Russia opens trial against Ukrainian aviator
The 34-year-old helicopter navigator faces up to 25 years in prison for her alleged involvement in the killing of two Russian journalists in eastern Ukraine last year.
Savchenko, who is seen by her compatriots as a symbol of resistance against what most Ukrainians consider an insurgency fuelled by President Vladimir Putin’s government, has denied any involvement.
She has been in detention for more than a year and was Thursday put in the dock in the small southern Russian town of Donetsk on the border with war-torn eastern Ukraine.
Her lawyers say the choice of the location is aimed at shielding the proceedings from the public eye.
The trial started with a closed preliminary hearing at the Donetsk city court, with a heavy police presence in the border town of some 50,000 people.
Embassy staff from Britain, the United States, Canada, Norway, Austria and the EU arrived in Donetsk but were not allowed to attend the opening of the trial.
The defence team said they had finally seen Savchenko and she was doing fine.
“She is okay,” lawyer Mark Feigin said on Twitter.
Her lawyers — including Feigin who said he took a flak jacket with him to Donetsk — said they would ask the court to move the trial to Moscow and away from a town close to a conflict zone.
Donetsk has no jail and Savchenko has to be transported to hearings from Novocherkassk, a city located nearly two hours away by car.
Few doubt that the Ukrainian pilot’s fate will really be decided in the Kremlin, and Western leaders and Petro Poroshenko of Ukraine have repeatedly called on Putin to let her go.
-‘100 percent alibi’-
Two journalists from Russian public broadcaster VGTRK, Igor Kornelyuk and Anton Voloshin, died from shelling on June 17, 2014, in Ukraine’s Lugansk region.
Russian prosecutors accuse Savchenko of her involvement in the killing of the journalists in her capacity as a volunteer in a Ukrainian battalion.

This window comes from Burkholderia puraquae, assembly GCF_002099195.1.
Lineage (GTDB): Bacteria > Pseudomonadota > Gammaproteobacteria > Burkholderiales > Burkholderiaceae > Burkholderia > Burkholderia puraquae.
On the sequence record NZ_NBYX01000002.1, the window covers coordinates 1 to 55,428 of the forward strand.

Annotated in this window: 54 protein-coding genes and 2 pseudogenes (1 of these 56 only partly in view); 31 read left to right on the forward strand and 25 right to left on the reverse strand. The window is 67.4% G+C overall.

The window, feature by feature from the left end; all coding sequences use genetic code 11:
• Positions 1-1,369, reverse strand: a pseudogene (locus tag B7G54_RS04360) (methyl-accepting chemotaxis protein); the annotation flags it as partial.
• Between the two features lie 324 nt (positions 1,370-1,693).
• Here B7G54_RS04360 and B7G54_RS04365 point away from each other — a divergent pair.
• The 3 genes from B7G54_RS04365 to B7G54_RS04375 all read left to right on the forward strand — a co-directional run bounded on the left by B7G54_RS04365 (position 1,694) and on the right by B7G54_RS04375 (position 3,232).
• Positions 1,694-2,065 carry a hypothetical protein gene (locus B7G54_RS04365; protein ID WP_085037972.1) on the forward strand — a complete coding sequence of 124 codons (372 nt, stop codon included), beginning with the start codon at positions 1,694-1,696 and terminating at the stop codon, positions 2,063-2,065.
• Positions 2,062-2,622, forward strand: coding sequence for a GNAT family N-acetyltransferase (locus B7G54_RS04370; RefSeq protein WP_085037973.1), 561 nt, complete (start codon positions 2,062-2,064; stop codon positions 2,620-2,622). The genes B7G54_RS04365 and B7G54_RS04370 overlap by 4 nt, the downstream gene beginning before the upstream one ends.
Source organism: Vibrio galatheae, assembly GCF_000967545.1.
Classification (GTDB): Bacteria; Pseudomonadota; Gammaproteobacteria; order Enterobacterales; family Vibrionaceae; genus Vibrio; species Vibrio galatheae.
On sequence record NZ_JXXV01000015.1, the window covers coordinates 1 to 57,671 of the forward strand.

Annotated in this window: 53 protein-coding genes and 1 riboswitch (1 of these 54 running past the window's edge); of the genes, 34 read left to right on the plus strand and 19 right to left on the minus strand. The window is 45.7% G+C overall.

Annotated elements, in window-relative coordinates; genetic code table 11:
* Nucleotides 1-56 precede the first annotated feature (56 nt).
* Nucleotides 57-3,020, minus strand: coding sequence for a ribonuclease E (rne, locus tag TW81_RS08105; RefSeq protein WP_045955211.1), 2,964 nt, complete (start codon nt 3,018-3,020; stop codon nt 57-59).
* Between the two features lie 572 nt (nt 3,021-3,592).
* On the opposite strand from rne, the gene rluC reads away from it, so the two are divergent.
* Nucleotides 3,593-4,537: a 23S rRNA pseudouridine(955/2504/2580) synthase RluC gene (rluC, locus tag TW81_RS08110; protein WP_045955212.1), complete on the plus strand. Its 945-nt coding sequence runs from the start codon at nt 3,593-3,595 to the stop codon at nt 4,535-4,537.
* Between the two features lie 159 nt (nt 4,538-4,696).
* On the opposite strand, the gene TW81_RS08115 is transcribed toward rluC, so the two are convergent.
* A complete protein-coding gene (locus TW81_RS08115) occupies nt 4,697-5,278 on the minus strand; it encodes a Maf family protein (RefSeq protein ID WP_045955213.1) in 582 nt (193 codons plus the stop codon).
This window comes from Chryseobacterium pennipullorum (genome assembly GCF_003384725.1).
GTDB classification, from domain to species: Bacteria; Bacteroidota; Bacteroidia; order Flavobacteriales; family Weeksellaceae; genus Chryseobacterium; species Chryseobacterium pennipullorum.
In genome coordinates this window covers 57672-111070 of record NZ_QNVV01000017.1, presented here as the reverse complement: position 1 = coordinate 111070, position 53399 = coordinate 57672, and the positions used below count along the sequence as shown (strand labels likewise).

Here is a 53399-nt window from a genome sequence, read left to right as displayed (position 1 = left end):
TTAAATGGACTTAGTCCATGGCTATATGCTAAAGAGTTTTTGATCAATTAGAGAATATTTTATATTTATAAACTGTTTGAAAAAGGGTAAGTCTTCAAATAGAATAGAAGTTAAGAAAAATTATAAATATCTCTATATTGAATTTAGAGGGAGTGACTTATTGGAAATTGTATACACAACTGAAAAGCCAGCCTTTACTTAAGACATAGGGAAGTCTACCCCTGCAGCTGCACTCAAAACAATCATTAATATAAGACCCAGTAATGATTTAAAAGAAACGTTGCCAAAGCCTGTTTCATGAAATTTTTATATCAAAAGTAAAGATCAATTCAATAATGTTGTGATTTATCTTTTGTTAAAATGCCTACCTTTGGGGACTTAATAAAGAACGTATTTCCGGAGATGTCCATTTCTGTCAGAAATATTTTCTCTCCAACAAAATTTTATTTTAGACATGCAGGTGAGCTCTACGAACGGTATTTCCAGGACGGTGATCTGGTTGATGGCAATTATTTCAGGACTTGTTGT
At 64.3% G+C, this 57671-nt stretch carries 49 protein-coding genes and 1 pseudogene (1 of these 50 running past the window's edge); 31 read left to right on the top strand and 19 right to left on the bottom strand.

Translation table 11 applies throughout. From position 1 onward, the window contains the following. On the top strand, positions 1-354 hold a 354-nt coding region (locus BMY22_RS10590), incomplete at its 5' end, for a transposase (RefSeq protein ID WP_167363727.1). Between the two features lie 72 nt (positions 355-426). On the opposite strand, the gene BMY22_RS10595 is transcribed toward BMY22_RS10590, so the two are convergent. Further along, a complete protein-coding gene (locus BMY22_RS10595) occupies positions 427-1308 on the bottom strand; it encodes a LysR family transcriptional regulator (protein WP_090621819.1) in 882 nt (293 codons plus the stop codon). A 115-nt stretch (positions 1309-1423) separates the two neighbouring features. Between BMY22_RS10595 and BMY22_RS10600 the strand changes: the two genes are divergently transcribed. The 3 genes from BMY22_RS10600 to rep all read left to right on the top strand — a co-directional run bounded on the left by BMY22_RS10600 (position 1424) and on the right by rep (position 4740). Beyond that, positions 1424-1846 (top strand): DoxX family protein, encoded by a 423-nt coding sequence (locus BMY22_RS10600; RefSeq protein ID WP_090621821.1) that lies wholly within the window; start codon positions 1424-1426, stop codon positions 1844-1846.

The prosecution also accuses her of illegally crossing the border into Russia on June 23, 2014, where she was detained.
Savchenko has denied the claims and refused food for more than 80 days to protest her detention. She broke off her hunger strike in March because of severe health problems.
Her defence argues that data from phone bills data confirmed that Savchenko had already been taken prisoner by separatists when the Russian journalists died, insisting she was taken to Russia against her will.
“Savchenko has a 100 percent alibi,” said Ilya Novikov, another of her lawyers.
Russian justice denied Savchenko a trial by jury, which statistically is more likely to deliver a not guilty verdict.
Moscow is prosecuting Savchenko despite diplomatic immunity she enjoys as a lawmaker and a member of the Ukrainian delegation to the Parliamentary Assembly of the Council of Europe.
Kiev accuses Russia of effectively kidnapping and smuggling her across the border, and Ukraine’s General Prosecutor’s office on Wednesday announced it suspected six Russian officials of taking part in her detention and prosecution.
-‘Harshest possible sentence’-
Novikov said Russian officials are likely to rush through the trial to further complicate matters for the defence and dismiss expert conclusions that he said prove her innocence.
“This is a political case pursued by Russia, and in Russia political cases are predictable,” he said.
“We’ll be working on the assumption that the sentence has already been written and it’s the harshest possible.”
Savchenko is one of the first Ukrainian women to train as an air force pilot and served in Iraq for six months.
In an interview with a Ukrainian newspaper in 2009, she said she could go without sleep for five days and had no problem sharing a room at night “with 25 guys.”
This month another prominent Ukrainian, film director Oleg Sentsov, went on trial in Rostov-on-Don on terror charges in a case decried by Kiev.
Kiev and the West accuse Russia of buttressing separatists and sending weapons and troops across the border in a conflict that has claimed at least 6,800 lives since April 2014.
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